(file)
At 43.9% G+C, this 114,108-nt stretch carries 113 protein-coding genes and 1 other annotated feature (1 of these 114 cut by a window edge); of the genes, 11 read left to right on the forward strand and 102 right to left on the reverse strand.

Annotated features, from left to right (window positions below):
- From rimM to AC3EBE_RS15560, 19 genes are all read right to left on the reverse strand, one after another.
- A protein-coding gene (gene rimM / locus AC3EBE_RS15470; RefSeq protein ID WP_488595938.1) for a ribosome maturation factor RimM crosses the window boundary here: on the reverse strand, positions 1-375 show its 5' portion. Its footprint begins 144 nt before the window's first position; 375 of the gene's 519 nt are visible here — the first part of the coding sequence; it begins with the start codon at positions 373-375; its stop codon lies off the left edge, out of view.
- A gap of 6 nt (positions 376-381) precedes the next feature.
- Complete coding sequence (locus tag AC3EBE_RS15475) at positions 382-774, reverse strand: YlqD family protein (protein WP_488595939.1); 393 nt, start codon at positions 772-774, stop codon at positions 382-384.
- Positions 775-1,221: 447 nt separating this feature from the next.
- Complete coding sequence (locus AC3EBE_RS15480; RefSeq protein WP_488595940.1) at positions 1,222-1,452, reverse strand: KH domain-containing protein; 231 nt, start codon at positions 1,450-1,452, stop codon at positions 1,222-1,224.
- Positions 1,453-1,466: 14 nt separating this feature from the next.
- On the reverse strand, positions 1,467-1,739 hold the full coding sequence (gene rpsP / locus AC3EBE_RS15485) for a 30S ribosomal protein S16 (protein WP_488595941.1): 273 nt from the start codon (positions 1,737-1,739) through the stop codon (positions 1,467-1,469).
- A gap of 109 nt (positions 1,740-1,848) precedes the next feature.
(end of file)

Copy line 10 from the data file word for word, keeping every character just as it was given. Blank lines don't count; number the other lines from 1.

- On the reverse strand, positions 1,467-1,739 hold the full coding sequence (gene rpsP / locus AC3EBE_RS15485) for a 30S ribosomal protein S16 (protein WP_488595941.1): 273 nt from the start codon (positions 1,737-1,739) through the stop codon (positions 1,467-1,469).